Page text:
Chess: Strategy, Piece Placement

One of the key elements of chess strategy is figuring out where the pieces go to achieve maximum strength. Obviously it depend on what else is going on the board, and in rare cases you achieve what is considered "good" position and it does not actually help as much as hoped. That said in general landing your pieces on the right squares makes a huge difference in how effective your pieces are as opposed to your opponents. It's also the case when the tactic break out, if you have well positioned pieces and your opponents do not, it often "happens" that the tactics work out in your favor. So that said, where do the pieces go:
Knights: The knight is a short range piece, it generally does well when it is pushed in the enemies face, and poorly when not. You don't want to spend a bunch of tempo moving a knight around just to trade it off, and you also don't want to move it to an awesome square, only to get chased away by a pawn. The best knights cannot be traded off, and are sitting on a central square that cannot be attacked by a pawn. Assuming we are white, the best squares are e5, d5, e6, d6. The worst knights are on the edge of the board or pushed into a corner where they just don't attack many squares (if a knight is literally in the corner, it only attacks 2 squares, as opposed to 8 squares if it is in the middle of the board. It’s far less likely to be doing anything useful attacking so few squares). The famous "A knight on the rim is dim" is pretty true. This will be a recurring theme, if a piece attacks a boatload of squares and cannot be threatened by a lower value piece, that's awesome, if it does not attack many squares or it can be chased away than it's not very valuable.
This is a good knight:
Bishops: Unlike knights, bishops have great range. They don’t need to be in the middle of the action to be useful, they just need a nice long open diagonal. It’s nice if they are pointed at a juicy target like a castled king, but they can be strong on any long diagonal.  The downside is of course that they only ever play on one color, and if they get trapped behind a chain of your pawns they become a “bad bishop”. Sometimes a bad bishop is only technical bad, and it’s waiting for the pawn structure to change to come exploding out, and sometimes having a bad bishop is like being a piece down. Certain openings hinge a great deal around the bad bishop (e.g. the French), can black free his piece? Or will the inferior bishop haunt him the whole game? In general you want to try pretty hard to avoid trading your good bishop for your opponent’s bad bishop.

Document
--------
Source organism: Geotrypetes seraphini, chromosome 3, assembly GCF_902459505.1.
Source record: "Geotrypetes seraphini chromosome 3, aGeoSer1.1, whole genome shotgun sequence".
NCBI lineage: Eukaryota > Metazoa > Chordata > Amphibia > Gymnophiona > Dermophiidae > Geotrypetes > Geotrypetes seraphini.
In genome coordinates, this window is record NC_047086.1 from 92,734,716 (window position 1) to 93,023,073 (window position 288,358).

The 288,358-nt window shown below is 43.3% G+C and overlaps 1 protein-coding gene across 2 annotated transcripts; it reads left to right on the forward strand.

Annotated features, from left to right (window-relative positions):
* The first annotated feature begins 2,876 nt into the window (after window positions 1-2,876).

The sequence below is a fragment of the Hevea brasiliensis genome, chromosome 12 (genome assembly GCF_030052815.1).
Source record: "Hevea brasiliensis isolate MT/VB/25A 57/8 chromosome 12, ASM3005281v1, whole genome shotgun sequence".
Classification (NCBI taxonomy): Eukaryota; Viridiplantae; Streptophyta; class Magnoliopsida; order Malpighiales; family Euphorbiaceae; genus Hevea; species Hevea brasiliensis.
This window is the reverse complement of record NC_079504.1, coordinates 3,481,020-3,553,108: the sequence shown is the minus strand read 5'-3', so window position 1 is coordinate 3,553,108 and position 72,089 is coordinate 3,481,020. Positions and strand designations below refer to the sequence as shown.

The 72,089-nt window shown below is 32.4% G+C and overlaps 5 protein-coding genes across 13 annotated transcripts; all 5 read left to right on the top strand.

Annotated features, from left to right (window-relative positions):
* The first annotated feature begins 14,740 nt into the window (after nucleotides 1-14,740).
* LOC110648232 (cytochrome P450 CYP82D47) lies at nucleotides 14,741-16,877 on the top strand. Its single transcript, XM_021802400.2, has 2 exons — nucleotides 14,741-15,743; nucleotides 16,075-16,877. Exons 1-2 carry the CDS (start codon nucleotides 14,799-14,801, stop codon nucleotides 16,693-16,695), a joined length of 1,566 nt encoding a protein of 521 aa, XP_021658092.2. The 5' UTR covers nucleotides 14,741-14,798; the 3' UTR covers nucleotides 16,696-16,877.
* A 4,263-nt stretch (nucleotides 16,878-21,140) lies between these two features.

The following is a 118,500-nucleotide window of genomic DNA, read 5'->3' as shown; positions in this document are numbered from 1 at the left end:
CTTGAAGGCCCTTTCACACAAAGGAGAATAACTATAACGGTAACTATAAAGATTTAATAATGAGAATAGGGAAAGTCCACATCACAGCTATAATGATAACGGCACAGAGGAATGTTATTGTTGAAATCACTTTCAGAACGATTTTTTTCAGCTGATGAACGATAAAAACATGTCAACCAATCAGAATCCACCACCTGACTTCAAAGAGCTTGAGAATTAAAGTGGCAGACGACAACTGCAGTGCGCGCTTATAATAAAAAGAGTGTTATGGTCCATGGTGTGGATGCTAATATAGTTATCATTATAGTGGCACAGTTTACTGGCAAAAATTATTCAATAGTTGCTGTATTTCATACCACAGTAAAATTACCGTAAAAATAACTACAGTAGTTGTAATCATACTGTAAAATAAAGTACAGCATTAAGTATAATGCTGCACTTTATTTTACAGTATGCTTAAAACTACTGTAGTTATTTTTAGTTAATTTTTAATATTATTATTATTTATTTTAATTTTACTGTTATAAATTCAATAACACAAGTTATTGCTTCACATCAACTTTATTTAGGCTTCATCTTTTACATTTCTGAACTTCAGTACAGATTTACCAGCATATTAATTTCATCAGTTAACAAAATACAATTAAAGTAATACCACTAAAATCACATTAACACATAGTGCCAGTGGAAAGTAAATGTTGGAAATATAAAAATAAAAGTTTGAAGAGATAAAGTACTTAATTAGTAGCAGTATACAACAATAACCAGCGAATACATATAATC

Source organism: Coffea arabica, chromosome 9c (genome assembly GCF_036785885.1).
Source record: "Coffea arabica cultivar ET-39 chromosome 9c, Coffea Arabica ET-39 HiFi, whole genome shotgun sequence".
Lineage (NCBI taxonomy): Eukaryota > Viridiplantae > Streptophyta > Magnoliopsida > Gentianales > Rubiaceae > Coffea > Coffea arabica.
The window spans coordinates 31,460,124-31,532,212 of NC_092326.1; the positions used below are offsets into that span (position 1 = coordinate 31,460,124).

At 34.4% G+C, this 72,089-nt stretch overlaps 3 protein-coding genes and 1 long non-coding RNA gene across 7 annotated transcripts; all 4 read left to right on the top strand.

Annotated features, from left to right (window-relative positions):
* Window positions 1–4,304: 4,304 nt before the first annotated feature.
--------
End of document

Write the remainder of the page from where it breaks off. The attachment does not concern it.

Strong Bishops:
Bad Bishop:
Rooks: Rooks go on open files, and in general they are on open files with the intent to move them into the opponent’s position, either the 7th or the 8th rank (assuming we are playing white). Weirdly the 7th is often stronger than the 8th, although in some cases the opponent is vulnerable to a back rank mate, or has loose pieces on the back rank for whatever reason. On the 7th rank they run around snapping up pawns, and often can threaten mate. The only thing better than one rook on the 7th is two rooks on the 7th, sometimes called “pigs on the 7th”. When I was first learning chess, for whatever reason I believed the advice about bishops and knights, but I thought the rook advice was too weirdly specific. There are games where getting two rooks on the 7th does not win outright, but it’s a tremendous advantage.
Rooks controlling the open file:
White has a weak back rank:
Rook on the 7th:
Pigs on the 7th:


Here is a game that starts with a bad bishop from my opponent, I managed to put a knight on a strong outpost, then he manages to badly sideline one of his knight, and then finally opens up the position, which turns my rooks into monsters. My light square bishop has been sitting on a long diagonal "doing nothing" all game, but "suddenly" finds itself well placed for the final attack.

It's funny that chess strategy so often just boils down to taking full advantage of your pueces. Phone Post 3.0

PatriarchyManifest - It's funny that chess strategy so often just boils down to taking full advantage of your pueces. Phone Post 3.0
Oops. Hit submit too soon.

I was saying that it's funny to me how much of chess strategy just boils down to taking full advantage of your pieces range. They say that controlling the center is one of the keys to playing well and I guess it took me this long to realize that one of the biggest advantages is that pieces in the middle typically are able to make full use of their range. Phone Post 3.0

....and subbed for later Phone Post 3.0





Here is a great example of Fischer getting rooks on the 7th (or in this case the 2nd):
Not two rooks on the 7th, but the one that gets there does an awful lot of work:

In Phone Post 3.0

This next game is an interesting take on the bad bishop. White makes a series of moves that get his dark square bishop trapped on it's starting square, and while it's sitting there it entombs his rook so that he plays most of the game down a piece and a rook.

It also has my recommendation for 2. Bc4 if you happen to play the Sicilian (when I had a lower rating, I would see this line a great deal)

. Phone Post 3.0



Up for Minger

Thanks, Chis!

I'm noticing that higher rated players use their rooks earlier and more aggressively than myself. I do try and find an open file for them, but am probably too tentative about getting them into the fray and they tend to sit on the back rank until late in the game. Phone Post 3.0